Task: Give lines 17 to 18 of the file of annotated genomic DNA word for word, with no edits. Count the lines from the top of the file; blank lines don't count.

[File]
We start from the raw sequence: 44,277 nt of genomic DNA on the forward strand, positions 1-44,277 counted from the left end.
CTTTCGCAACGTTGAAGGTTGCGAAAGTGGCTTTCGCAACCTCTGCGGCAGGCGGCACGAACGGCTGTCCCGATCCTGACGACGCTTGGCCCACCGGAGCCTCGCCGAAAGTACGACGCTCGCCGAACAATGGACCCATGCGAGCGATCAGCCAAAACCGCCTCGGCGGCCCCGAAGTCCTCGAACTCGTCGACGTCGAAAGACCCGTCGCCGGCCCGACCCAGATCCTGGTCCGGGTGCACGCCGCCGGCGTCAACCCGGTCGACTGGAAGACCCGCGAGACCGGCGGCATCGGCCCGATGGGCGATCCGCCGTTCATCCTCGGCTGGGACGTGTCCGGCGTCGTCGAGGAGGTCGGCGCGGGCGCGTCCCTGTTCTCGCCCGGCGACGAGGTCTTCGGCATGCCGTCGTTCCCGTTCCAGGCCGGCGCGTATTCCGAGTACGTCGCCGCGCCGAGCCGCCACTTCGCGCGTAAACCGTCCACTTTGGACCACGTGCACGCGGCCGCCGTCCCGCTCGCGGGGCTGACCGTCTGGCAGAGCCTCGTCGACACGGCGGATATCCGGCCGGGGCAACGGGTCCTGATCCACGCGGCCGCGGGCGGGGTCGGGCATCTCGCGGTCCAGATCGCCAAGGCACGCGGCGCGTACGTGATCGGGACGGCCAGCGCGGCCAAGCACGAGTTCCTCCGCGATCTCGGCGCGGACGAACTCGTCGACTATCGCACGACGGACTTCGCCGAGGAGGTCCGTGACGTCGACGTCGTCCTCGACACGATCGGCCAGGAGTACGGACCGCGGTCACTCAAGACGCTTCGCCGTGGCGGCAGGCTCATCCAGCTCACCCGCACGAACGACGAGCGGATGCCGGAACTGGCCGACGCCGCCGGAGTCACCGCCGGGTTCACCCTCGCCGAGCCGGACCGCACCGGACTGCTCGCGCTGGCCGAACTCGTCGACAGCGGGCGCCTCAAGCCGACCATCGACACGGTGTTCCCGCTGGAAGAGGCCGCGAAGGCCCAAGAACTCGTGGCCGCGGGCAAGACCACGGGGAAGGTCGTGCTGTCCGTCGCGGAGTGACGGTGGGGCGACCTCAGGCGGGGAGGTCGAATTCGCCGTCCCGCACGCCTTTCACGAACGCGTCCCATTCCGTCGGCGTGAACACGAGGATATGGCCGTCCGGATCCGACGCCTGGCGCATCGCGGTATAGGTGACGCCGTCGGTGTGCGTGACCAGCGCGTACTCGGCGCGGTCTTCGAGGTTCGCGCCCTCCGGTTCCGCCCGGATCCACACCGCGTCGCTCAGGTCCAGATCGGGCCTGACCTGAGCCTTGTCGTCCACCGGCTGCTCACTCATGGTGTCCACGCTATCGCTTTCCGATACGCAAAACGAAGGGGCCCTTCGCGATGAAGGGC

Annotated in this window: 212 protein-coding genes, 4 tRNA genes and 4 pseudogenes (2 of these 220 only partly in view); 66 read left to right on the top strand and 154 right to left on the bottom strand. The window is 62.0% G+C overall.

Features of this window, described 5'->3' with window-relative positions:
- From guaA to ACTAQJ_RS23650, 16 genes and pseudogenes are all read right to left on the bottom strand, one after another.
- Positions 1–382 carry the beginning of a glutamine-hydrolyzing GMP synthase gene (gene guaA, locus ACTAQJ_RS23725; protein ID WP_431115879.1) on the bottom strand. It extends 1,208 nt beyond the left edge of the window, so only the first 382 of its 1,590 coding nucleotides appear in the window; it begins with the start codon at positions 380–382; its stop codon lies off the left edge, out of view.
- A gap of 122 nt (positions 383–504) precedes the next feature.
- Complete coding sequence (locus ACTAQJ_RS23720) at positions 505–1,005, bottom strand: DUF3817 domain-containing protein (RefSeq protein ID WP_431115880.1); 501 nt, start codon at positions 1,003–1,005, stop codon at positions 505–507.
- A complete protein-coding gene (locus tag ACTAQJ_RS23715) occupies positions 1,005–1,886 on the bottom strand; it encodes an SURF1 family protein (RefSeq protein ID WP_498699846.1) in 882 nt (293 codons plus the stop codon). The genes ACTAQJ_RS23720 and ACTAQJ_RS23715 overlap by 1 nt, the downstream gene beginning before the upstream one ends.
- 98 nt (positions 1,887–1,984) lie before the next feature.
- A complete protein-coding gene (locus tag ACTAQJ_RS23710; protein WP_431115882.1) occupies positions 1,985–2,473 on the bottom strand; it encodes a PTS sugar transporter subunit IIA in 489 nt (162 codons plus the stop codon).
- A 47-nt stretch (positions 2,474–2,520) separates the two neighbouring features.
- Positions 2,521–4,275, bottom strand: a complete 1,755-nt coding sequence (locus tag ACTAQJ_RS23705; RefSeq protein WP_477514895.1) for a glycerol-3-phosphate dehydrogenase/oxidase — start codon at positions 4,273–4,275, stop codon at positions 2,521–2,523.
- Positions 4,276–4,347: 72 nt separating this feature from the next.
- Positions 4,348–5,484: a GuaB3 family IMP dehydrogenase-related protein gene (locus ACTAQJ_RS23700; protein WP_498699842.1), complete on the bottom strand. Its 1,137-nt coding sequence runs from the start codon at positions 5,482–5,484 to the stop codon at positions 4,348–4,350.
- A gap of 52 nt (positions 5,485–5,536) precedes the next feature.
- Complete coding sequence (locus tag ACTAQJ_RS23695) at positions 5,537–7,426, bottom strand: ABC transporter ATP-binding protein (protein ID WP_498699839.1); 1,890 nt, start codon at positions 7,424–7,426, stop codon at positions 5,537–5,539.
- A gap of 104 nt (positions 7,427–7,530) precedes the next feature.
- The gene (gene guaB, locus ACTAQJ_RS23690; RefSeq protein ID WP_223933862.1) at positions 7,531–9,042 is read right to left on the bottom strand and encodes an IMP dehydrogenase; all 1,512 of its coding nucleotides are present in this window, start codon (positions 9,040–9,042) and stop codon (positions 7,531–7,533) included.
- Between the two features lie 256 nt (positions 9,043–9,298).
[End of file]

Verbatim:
- Complete coding sequence (locus tag ACTAQJ_RS23695) at positions 5,537–7,426, bottom strand: ABC transporter ATP-binding protein (protein ID WP_498699839.1); 1,890 nt, start codon at positions 7,424–7,426, stop codon at positions 5,537–5,539.
- A gap of 104 nt (positions 7,427–7,530) precedes the next feature.